Mark Dredze and Michael Paul, computer scientists at John Hopkins University, collected and assessed 1.5 million tweets, all up to 140 characters in length, posted between May 2009 and October 2010.
Their computer system discarded irrelevant tweets and sorted the data into categories such as flu, allergies, insomnia, cancer and depression.
They then analysed the data to infer how users were treating their illnesses.
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“We found that some people tweeted that they were taking antibiotics for flu. But antibiotics don't work on the flu, which is a virus, and this practice could contribute to the growing antibiotic resistance problems,” said Paul.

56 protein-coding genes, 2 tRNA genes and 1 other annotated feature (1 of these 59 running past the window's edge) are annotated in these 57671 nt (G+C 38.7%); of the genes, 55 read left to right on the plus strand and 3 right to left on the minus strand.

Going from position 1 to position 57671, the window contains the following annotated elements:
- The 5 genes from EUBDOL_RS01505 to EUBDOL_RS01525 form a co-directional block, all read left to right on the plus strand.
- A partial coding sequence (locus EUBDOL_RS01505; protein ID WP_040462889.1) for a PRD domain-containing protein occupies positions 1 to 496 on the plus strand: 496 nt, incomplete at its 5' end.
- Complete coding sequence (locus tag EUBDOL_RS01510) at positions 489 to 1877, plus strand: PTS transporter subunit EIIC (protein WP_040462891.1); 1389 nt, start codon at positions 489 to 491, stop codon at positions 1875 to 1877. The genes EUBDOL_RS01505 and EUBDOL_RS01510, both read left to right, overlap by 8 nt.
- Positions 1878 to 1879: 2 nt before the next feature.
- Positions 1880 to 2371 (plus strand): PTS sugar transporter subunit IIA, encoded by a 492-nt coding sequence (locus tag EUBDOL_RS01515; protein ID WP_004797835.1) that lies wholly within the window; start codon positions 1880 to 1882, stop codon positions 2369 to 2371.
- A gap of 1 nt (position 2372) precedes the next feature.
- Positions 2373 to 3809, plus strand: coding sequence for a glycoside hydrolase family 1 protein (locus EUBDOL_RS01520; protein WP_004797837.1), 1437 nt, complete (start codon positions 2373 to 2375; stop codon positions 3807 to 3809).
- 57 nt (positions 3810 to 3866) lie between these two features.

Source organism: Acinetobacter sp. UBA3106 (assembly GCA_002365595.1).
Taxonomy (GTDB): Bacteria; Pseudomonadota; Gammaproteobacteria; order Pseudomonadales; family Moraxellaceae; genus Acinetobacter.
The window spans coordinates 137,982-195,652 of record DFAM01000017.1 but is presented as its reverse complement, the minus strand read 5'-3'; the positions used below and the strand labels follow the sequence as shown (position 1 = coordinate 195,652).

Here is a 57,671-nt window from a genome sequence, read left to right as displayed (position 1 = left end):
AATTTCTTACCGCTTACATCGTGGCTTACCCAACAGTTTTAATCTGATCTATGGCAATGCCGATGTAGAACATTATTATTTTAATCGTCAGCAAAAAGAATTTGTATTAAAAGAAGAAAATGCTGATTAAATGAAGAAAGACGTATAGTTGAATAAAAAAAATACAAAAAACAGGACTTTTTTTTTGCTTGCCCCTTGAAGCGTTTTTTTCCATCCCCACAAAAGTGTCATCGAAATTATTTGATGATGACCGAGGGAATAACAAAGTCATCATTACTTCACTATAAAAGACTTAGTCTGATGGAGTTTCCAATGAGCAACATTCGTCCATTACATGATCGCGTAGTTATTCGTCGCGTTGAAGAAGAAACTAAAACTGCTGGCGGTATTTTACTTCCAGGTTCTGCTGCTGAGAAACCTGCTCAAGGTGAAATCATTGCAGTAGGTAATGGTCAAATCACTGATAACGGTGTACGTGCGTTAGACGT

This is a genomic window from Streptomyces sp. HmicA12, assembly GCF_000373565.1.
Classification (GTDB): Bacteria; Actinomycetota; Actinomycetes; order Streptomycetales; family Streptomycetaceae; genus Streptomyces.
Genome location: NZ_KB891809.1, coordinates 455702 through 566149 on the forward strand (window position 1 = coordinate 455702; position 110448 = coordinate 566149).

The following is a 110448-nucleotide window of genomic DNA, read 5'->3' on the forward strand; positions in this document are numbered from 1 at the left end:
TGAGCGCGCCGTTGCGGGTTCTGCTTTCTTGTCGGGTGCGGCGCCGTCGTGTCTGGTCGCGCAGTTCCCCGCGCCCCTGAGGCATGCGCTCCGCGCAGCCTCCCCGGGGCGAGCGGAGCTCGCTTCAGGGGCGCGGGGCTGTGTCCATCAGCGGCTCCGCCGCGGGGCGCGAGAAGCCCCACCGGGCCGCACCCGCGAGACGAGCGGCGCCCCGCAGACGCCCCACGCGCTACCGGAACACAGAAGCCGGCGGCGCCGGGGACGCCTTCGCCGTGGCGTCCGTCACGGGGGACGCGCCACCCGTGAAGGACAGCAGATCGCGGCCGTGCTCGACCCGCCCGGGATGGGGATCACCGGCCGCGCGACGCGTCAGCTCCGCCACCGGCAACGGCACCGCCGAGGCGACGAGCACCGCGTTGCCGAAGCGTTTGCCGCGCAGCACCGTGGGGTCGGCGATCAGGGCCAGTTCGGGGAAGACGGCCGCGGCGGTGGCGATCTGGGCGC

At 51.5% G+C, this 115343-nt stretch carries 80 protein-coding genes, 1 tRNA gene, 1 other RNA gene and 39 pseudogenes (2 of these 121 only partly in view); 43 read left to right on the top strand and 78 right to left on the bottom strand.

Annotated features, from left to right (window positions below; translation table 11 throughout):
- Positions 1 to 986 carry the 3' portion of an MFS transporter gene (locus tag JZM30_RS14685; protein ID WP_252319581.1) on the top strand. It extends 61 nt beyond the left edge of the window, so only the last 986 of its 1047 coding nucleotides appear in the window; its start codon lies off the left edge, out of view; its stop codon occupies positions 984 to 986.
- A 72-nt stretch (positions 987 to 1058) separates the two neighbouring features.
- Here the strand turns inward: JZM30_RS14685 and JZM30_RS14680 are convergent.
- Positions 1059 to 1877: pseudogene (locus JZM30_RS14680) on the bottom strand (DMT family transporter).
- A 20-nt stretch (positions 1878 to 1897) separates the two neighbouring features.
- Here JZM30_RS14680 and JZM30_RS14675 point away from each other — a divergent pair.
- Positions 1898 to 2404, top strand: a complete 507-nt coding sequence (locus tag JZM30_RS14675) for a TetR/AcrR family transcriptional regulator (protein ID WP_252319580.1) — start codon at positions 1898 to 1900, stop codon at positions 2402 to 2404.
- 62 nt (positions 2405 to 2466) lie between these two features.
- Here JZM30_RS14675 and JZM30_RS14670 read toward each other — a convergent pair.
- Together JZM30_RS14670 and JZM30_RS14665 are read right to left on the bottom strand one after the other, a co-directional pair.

“So these tweets showed us that some serious medical misperceptions exist out there.”
They will present their research at the International Conference on Weblogs and Social Media, which is sponsored by the Association for the Advancement of Artificial Intelligence.
Dredze and Paul have already been in talks with public health scientists, who agree Twitter may be a useful resource for analysing public perceptions of illnesses.
However, as with all social media, Twitter’s use as a research tool is limited.
“In our study we could only learn what people were willing to share,” Paul remarked. “We think there's a limit to what people are willing to share on Twitter.”